In the outskirts of Mons, Belgium is an unusual military cemetery. By way of contrast, I present a picture of the American military cemetery at Bony, France. The cemetery at Bony is typical of almost all Allied military cemeteries from World War I. Their organization is geometrically precise, graves arranged in horizontal, vertical, and diagonal rows. The ground is always flat.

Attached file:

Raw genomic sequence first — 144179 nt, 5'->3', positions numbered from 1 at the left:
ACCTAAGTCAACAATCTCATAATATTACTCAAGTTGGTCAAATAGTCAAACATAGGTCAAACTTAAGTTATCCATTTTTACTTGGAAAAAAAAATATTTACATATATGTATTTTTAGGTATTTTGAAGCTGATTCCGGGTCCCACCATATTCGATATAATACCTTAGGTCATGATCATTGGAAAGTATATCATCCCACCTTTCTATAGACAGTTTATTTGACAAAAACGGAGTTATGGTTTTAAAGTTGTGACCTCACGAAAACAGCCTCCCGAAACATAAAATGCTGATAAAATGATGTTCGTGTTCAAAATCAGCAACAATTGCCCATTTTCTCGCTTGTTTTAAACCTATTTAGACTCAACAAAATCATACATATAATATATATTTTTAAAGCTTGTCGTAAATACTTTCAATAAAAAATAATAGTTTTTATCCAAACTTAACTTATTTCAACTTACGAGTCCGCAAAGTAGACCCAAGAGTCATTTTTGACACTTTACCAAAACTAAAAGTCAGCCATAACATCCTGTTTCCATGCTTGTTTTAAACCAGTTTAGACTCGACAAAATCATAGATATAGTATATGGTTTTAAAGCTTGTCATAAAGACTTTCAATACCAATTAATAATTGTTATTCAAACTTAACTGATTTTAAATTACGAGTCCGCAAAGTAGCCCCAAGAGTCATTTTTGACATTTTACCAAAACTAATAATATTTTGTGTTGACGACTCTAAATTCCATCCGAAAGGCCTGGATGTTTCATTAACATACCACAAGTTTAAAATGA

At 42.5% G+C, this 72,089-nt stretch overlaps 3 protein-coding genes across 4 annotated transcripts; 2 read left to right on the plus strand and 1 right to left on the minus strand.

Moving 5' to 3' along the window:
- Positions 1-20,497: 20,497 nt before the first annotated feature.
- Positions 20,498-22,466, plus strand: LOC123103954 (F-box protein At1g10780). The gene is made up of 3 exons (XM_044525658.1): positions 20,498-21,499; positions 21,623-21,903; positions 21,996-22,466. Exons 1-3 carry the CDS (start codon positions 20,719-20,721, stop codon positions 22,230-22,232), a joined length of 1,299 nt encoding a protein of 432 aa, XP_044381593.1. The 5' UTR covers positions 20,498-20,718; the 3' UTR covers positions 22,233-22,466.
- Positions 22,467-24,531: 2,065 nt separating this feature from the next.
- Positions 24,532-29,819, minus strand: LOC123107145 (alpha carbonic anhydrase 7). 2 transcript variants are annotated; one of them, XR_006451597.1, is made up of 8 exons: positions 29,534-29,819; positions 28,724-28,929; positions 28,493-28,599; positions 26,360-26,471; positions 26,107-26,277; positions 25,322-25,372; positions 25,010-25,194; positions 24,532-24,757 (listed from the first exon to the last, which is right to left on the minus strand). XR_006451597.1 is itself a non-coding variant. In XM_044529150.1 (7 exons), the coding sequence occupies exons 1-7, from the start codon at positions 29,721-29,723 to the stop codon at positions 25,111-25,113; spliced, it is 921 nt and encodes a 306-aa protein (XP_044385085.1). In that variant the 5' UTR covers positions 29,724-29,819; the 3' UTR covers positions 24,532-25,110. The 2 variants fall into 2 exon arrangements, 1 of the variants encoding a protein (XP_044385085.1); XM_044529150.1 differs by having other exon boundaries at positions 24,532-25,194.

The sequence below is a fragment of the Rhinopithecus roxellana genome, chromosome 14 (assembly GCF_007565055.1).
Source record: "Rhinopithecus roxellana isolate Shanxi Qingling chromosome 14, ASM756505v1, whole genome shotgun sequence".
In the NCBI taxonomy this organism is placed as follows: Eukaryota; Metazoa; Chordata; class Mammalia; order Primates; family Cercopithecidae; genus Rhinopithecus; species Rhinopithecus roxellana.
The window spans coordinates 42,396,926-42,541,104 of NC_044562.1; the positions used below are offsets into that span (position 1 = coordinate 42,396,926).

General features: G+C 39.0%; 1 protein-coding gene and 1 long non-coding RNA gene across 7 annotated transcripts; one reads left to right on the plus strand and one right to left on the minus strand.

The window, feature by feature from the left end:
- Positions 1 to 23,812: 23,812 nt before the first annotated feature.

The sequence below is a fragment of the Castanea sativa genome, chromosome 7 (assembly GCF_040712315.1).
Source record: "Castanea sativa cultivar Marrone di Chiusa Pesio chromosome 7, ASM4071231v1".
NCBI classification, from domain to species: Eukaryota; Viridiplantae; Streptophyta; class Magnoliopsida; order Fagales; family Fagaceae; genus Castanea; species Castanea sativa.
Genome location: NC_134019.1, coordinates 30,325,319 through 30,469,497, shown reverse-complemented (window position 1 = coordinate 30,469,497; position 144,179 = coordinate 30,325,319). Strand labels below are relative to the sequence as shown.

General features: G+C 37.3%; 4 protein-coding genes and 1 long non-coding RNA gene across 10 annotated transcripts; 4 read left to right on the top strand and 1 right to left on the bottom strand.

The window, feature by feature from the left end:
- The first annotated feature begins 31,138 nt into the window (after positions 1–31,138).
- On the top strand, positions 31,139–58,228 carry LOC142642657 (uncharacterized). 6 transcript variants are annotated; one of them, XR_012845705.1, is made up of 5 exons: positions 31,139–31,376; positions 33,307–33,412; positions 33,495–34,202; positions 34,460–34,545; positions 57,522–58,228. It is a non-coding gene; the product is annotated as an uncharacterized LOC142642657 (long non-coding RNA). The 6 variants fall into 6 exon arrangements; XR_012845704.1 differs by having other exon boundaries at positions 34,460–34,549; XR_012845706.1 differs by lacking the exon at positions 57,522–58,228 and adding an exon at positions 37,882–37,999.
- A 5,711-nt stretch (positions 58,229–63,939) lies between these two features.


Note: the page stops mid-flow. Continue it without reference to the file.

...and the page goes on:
The cemetery at Mons is slightly geometrical. In local spots the graves are in straight lines. The ground is uneven, the rise at the center being the principal feature. Also, St. Symphorien cemetery is unique in that there are German soldiers buried here along with British. The thick crosses carved in dark stone are German gravestones. The Germans began the cemetery during the war. The white headstones are over the graves of British soldiers. A feature the cemetery shares with all other WWI cemeteries is the cross of sacrifice, seen in background to the left. One final feature of the cemetery is the presence of the graves of John Parr, the first British soldier killed in the war. Facing his grave is the one of George Elliot, the last solider of the British Empire (Canadian.) The first and last British soldiers were killed at Mons. The city of Mons honors this fact, claiming itself as “Mons: the first and the last.” Standing between the two graves is deeply moving.